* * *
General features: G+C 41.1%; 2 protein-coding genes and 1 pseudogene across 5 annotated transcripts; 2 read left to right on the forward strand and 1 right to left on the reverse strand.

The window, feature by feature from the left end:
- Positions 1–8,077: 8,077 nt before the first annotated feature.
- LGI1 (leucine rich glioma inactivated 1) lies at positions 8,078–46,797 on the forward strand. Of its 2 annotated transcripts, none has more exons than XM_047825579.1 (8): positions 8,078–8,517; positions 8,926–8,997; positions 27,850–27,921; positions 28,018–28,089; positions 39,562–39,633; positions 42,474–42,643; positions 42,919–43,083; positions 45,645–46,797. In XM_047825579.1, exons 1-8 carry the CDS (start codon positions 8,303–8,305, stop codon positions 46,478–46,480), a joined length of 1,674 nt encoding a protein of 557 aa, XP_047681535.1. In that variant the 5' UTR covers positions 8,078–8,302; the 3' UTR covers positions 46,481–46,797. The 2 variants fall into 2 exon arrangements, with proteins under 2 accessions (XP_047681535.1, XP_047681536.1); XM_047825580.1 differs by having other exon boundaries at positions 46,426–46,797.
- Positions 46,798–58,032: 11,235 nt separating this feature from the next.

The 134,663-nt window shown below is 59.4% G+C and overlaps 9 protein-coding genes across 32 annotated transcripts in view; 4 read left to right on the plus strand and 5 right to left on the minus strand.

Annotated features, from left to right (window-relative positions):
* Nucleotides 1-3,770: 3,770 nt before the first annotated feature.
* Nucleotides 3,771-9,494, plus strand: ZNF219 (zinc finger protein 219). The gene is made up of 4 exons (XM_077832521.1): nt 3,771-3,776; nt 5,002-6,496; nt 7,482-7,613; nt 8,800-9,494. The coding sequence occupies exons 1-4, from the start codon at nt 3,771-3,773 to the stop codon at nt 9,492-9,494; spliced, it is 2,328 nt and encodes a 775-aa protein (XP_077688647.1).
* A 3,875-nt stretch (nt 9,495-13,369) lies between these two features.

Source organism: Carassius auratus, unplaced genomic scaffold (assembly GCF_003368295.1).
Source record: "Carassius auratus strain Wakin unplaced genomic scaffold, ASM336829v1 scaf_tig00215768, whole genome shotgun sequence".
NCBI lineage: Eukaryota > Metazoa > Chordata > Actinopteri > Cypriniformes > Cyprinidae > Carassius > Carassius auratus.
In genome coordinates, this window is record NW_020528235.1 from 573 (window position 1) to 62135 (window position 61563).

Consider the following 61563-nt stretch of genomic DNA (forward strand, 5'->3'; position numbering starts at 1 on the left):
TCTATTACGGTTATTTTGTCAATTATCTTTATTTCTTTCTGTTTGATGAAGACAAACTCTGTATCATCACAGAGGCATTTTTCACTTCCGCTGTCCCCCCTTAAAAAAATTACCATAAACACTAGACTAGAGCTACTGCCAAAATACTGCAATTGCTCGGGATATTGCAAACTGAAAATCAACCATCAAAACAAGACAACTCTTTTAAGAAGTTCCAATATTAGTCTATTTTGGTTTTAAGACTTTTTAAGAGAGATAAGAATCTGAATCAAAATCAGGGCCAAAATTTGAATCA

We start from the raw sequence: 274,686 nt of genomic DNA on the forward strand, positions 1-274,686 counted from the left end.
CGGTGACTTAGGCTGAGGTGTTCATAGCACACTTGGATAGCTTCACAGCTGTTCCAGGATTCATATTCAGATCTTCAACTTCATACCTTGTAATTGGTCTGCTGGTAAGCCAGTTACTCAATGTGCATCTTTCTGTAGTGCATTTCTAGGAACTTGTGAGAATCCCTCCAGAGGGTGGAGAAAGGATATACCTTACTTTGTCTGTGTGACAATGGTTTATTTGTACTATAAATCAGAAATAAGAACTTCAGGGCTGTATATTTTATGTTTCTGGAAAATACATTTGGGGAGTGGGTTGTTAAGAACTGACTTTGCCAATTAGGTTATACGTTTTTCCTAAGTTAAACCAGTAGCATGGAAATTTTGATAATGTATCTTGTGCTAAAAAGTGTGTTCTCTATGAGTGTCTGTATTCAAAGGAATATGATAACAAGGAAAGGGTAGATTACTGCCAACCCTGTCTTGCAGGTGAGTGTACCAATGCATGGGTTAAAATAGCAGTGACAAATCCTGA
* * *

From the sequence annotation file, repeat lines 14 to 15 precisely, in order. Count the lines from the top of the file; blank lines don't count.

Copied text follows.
In genome coordinates, this window is record NW_020528235.1 from 573 (window position 1) to 62135 (window position 61563).

Consider the following 61563-nt stretch of genomic DNA (forward strand, 5'->3'; position numbering starts at 1 on the left):